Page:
Ethnopharmacological relevance: Resistance of the parasites to known antimalarial drugs has provided the necessity to find new drugs from natural products against malaria. The aim of the study was to evaluate the in vitro antiplasmodial activity of some plants used by Traditional Medical Practitioners (TMPs) of Prometra and Rukararwe in malaria treatment in Uganda to provide scientific proof of the efficacies claimed by these Herbalists. Materials and methods: The air dried samples of Clerodendrum rotundifolium (leaves), Microglossa pyrifolia (leaves), Momordica foetida (leaves) and Zanthoxylum chalybeum (stem bark) used for malaria treatment by TMPs were successively extracted with ethyl acetate, methanol and water to yield twelve extracts. The extracts were tested against the chloroquine-sensitive (NF54) and chloroquine-resistant (FCR3) Plasmodium falciparum strains in vitro using the micro Mark III test which is based on assessing the inhibition of schizont maturation. A compound A was extracted and purified from the stem bark of Z. chalybeum and its structure was identified and confirmed by spectroscopic methods. Results: Most of the extracts tested (92%) showed an antiplasmodial activity with IC50 < 50 mu g/mL. In spite of successive extractions with different solvents, potent anti-plasmodial activity (IC50 < 5 mu g/mL) was observed in the ethyl acetate, methanol and aqueous extracts of M. pyrifolia and C. rotundifolium. Preferential enrichments of activity into water (IC50 < 15 mu g/mL) and Ethyl acetate (IC50 < 5 mu g/mL) were seen in the case of M. foetida and Z chalybeum respectively. The most active extracts were from C rotundifolium and M. pyrifolia with IC50 values less than 2 mu g/mL. Phytochemical analysis of the extracts revealed the presence of saponins, tannins, flavonoids, alkaloids and cardiac glycocides. Fagaramide isolated from Z chalybeum had a higher activity (IC50 2.85 mu g/mL) against the chloroquine-resistant strain than against the chloroquine-senstive (IC50 16.6 mu g/mL) strain used in the study. Conclusion: The plant extracts analysed in this study presented an average antiplasmodial activity (58%). This study revealed for the first time the antiplasmodial activity of the plant C. rotundofolium. It's the first time the compound fagaramide (N-isobutyl-3-(3,4-methylene dioxyphenyl) - 2E-propenamide) has been isolated from Z. chalybeum as one of the compounds that contribute to the activity of this plant against P. falciparum.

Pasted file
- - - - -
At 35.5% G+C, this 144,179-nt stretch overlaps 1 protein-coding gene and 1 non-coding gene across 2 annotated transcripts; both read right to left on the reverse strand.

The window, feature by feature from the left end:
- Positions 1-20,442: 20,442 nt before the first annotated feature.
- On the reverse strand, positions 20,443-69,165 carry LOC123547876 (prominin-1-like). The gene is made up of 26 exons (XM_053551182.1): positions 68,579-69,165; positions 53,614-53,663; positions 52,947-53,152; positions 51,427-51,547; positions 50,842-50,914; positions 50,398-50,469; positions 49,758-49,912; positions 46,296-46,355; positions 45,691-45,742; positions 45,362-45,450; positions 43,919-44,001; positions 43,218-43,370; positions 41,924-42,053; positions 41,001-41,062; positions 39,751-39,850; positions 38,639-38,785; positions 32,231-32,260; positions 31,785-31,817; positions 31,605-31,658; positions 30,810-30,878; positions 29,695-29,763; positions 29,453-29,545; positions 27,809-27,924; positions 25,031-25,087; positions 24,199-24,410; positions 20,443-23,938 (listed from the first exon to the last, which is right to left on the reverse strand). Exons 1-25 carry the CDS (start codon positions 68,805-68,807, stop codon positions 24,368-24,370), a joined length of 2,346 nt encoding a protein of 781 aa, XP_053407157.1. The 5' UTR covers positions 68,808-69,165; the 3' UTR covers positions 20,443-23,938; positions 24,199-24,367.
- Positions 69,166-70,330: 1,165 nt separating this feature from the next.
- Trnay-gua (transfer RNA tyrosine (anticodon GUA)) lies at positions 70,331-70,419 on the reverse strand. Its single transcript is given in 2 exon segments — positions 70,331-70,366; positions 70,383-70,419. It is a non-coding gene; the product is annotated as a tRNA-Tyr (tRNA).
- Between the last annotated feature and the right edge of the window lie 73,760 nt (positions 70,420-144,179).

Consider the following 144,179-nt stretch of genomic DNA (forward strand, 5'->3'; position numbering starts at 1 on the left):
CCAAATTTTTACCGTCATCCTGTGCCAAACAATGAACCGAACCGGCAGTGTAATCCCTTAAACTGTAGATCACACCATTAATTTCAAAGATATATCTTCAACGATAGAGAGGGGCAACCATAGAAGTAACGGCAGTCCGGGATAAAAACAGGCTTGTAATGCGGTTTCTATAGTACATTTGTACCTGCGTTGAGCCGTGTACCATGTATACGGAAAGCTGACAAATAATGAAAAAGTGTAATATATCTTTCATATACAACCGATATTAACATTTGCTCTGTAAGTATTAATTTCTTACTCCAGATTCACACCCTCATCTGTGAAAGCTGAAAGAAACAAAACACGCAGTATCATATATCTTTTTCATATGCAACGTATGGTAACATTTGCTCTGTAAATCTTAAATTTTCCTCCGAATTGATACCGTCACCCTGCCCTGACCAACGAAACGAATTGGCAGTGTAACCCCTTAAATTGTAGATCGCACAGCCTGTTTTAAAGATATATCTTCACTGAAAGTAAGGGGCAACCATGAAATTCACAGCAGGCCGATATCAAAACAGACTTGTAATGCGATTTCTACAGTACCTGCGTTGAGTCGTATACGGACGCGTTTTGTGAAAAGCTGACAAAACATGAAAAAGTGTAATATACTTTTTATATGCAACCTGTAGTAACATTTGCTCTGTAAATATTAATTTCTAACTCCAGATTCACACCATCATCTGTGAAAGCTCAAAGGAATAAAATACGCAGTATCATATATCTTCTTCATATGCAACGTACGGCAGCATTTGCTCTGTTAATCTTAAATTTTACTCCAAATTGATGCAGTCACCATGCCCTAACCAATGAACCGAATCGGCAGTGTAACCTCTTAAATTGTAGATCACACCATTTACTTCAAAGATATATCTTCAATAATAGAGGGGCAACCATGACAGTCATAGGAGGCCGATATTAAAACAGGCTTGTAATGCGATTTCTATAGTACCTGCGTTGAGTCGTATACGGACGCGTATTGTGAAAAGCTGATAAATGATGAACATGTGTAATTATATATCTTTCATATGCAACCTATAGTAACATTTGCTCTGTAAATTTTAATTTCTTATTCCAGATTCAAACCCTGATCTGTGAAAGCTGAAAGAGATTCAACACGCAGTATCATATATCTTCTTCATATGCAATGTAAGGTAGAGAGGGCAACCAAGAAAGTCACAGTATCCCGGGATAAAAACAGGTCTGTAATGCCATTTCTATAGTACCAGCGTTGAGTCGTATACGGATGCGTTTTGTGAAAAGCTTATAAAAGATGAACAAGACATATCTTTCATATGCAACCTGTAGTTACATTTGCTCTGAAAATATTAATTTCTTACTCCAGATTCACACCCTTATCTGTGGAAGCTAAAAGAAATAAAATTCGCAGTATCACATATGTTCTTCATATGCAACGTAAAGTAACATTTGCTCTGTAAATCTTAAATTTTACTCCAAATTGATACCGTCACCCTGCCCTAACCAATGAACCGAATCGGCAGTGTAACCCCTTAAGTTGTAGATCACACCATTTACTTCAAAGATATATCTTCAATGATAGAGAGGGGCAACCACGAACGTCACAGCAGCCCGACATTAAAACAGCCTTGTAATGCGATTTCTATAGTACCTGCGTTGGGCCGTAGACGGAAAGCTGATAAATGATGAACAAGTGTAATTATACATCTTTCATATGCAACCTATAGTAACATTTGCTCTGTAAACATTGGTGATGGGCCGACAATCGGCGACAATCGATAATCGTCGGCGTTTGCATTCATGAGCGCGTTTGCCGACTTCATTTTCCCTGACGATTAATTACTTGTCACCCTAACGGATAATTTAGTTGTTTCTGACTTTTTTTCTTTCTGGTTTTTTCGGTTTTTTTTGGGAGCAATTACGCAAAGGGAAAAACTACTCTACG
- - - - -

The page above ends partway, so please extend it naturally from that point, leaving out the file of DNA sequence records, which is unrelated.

• 4.
    Ahluwalia, Bani
    et al.
    Department of Microbiology and Immunology, Sahlgrenska Academy at University of Gothenburg, Gothenburg, Sweden / Calmino Group AB, Sahlgrenska Science Park, Gothenburg, Sweden.
    Magnusson, Maria K.
    Department of Microbiology and Immunology, Sahlgrenska Academy at University of Gothenburg, Gothenburg, Sweden / Department of Internal Medicine and Clinical Nutrition, Sahlgrenska Academy at University of Gothenburg, Gothenburg, Sweden.
    Isaksson, Stefan